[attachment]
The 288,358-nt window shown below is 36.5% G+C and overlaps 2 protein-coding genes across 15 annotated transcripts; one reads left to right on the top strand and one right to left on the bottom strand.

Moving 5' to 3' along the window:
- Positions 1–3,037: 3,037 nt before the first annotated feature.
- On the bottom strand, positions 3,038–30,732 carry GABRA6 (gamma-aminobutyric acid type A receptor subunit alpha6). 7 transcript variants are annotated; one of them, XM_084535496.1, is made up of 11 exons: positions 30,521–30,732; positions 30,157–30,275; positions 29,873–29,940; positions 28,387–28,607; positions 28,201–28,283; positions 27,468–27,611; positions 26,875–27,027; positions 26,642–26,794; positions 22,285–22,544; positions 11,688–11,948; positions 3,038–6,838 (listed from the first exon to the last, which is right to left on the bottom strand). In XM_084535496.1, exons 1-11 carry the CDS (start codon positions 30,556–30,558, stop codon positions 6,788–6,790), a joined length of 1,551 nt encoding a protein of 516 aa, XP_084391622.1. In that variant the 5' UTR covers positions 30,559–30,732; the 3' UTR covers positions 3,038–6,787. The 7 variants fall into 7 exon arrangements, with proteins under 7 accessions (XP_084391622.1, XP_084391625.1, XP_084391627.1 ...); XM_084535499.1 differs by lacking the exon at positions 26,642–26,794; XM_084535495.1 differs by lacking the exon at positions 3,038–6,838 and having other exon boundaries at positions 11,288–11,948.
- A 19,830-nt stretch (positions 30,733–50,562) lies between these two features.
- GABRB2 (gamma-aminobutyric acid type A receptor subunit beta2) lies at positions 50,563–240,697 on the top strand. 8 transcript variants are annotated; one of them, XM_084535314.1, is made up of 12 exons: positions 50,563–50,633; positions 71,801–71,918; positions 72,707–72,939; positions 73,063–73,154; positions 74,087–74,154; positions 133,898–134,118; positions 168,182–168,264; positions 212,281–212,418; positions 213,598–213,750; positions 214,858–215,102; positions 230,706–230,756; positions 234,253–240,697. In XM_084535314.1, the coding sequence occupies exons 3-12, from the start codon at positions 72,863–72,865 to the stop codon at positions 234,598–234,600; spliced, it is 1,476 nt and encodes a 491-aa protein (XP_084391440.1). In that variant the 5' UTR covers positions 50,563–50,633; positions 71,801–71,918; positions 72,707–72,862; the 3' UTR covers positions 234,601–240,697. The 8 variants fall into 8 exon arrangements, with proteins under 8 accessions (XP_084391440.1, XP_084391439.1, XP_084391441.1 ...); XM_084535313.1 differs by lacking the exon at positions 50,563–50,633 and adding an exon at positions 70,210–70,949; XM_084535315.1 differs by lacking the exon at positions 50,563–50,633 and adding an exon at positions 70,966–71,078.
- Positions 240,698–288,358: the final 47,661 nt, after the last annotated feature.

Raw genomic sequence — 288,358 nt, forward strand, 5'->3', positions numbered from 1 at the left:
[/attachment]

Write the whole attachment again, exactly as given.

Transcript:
The 288,358-nt window shown below is 36.5% G+C and overlaps 2 protein-coding genes across 15 annotated transcripts; one reads left to right on the top strand and one right to left on the bottom strand.

Moving 5' to 3' along the window:
- Positions 1–3,037: 3,037 nt before the first annotated feature.
- On the bottom strand, positions 3,038–30,732 carry GABRA6 (gamma-aminobutyric acid type A receptor subunit alpha6). 7 transcript variants are annotated; one of them, XM_084535496.1, is made up of 11 exons: positions 30,521–30,732; positions 30,157–30,275; positions 29,873–29,940; positions 28,387–28,607; positions 28,201–28,283; positions 27,468–27,611; positions 26,875–27,027; positions 26,642–26,794; positions 22,285–22,544; positions 11,688–11,948; positions 3,038–6,838 (listed from the first exon to the last, which is right to left on the bottom strand). In XM_084535496.1, exons 1-11 carry the CDS (start codon positions 30,556–30,558, stop codon positions 6,788–6,790), a joined length of 1,551 nt encoding a protein of 516 aa, XP_084391622.1. In that variant the 5' UTR covers positions 30,559–30,732; the 3' UTR covers positions 3,038–6,787. The 7 variants fall into 7 exon arrangements, with proteins under 7 accessions (XP_084391622.1, XP_084391625.1, XP_084391627.1 ...); XM_084535499.1 differs by lacking the exon at positions 26,642–26,794; XM_084535495.1 differs by lacking the exon at positions 3,038–6,838 and having other exon boundaries at positions 11,288–11,948.
- A 19,830-nt stretch (positions 30,733–50,562) lies between these two features.
- GABRB2 (gamma-aminobutyric acid type A receptor subunit beta2) lies at positions 50,563–240,697 on the top strand. 8 transcript variants are annotated; one of them, XM_084535314.1, is made up of 12 exons: positions 50,563–50,633; positions 71,801–71,918; positions 72,707–72,939; positions 73,063–73,154; positions 74,087–74,154; positions 133,898–134,118; positions 168,182–168,264; positions 212,281–212,418; positions 213,598–213,750; positions 214,858–215,102; positions 230,706–230,756; positions 234,253–240,697. In XM_084535314.1, the coding sequence occupies exons 3-12, from the start codon at positions 72,863–72,865 to the stop codon at positions 234,598–234,600; spliced, it is 1,476 nt and encodes a 491-aa protein (XP_084391440.1). In that variant the 5' UTR covers positions 50,563–50,633; positions 71,801–71,918; positions 72,707–72,862; the 3' UTR covers positions 234,601–240,697. The 8 variants fall into 8 exon arrangements, with proteins under 8 accessions (XP_084391440.1, XP_084391439.1, XP_084391441.1 ...); XM_084535313.1 differs by lacking the exon at positions 50,563–50,633 and adding an exon at positions 70,210–70,949; XM_084535315.1 differs by lacking the exon at positions 50,563–50,633 and adding an exon at positions 70,966–71,078.
- Positions 240,698–288,358: the final 47,661 nt, after the last annotated feature.

Raw genomic sequence — 288,358 nt, forward strand, 5'->3', positions numbered from 1 at the left: